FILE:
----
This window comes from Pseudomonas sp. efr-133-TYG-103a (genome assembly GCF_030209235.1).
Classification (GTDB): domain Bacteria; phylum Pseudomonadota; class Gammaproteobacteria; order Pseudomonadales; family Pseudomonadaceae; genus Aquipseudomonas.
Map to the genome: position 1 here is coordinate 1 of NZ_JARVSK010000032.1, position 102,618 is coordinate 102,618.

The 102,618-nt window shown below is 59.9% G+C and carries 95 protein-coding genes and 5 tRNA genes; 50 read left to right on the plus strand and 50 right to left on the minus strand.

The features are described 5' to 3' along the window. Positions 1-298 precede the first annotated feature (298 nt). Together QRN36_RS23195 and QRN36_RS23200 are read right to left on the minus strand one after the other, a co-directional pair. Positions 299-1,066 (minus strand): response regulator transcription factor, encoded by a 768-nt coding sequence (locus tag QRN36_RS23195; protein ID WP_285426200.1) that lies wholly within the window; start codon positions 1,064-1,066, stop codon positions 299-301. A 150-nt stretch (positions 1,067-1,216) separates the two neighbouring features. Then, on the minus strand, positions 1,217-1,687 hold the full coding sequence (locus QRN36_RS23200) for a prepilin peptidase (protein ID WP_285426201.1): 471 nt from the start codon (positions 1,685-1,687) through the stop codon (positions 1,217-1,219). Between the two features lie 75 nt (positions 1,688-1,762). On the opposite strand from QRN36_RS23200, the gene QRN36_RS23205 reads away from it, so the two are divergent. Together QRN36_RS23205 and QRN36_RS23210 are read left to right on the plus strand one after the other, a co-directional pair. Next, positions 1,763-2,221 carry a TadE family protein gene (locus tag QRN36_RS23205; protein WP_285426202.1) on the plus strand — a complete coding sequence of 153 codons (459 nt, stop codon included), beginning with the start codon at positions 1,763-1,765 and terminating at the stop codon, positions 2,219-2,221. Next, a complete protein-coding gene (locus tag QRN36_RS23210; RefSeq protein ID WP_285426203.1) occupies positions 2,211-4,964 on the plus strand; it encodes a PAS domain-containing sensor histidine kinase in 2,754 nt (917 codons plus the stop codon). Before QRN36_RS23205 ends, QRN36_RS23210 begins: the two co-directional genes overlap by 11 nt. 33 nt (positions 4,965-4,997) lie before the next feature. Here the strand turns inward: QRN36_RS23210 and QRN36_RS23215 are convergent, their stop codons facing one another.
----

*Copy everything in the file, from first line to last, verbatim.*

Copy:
This window comes from Pseudomonas sp. efr-133-TYG-103a (genome assembly GCF_030209235.1).
Classification (GTDB): domain Bacteria; phylum Pseudomonadota; class Gammaproteobacteria; order Pseudomonadales; family Pseudomonadaceae; genus Aquipseudomonas.
Map to the genome: position 1 here is coordinate 1 of NZ_JARVSK010000032.1, position 102,618 is coordinate 102,618.

The 102,618-nt window shown below is 59.9% G+C and carries 95 protein-coding genes and 5 tRNA genes; 50 read left to right on the plus strand and 50 right to left on the minus strand.

The features are described 5' to 3' along the window. Positions 1-298 precede the first annotated feature (298 nt). Together QRN36_RS23195 and QRN36_RS23200 are read right to left on the minus strand one after the other, a co-directional pair. Positions 299-1,066 (minus strand): response regulator transcription factor, encoded by a 768-nt coding sequence (locus tag QRN36_RS23195; protein ID WP_285426200.1) that lies wholly within the window; start codon positions 1,064-1,066, stop codon positions 299-301. A 150-nt stretch (positions 1,067-1,216) separates the two neighbouring features. Then, on the minus strand, positions 1,217-1,687 hold the full coding sequence (locus QRN36_RS23200) for a prepilin peptidase (protein ID WP_285426201.1): 471 nt from the start codon (positions 1,685-1,687) through the stop codon (positions 1,217-1,219). Between the two features lie 75 nt (positions 1,688-1,762). On the opposite strand from QRN36_RS23200, the gene QRN36_RS23205 reads away from it, so the two are divergent. Together QRN36_RS23205 and QRN36_RS23210 are read left to right on the plus strand one after the other, a co-directional pair. Next, positions 1,763-2,221 carry a TadE family protein gene (locus tag QRN36_RS23205; protein WP_285426202.1) on the plus strand — a complete coding sequence of 153 codons (459 nt, stop codon included), beginning with the start codon at positions 1,763-1,765 and terminating at the stop codon, positions 2,219-2,221. Next, a complete protein-coding gene (locus tag QRN36_RS23210; RefSeq protein ID WP_285426203.1) occupies positions 2,211-4,964 on the plus strand; it encodes a PAS domain-containing sensor histidine kinase in 2,754 nt (917 codons plus the stop codon). Before QRN36_RS23205 ends, QRN36_RS23210 begins: the two co-directional genes overlap by 11 nt. 33 nt (positions 4,965-4,997) lie before the next feature. Here the strand turns inward: QRN36_RS23210 and QRN36_RS23215 are convergent, their stop codons facing one another.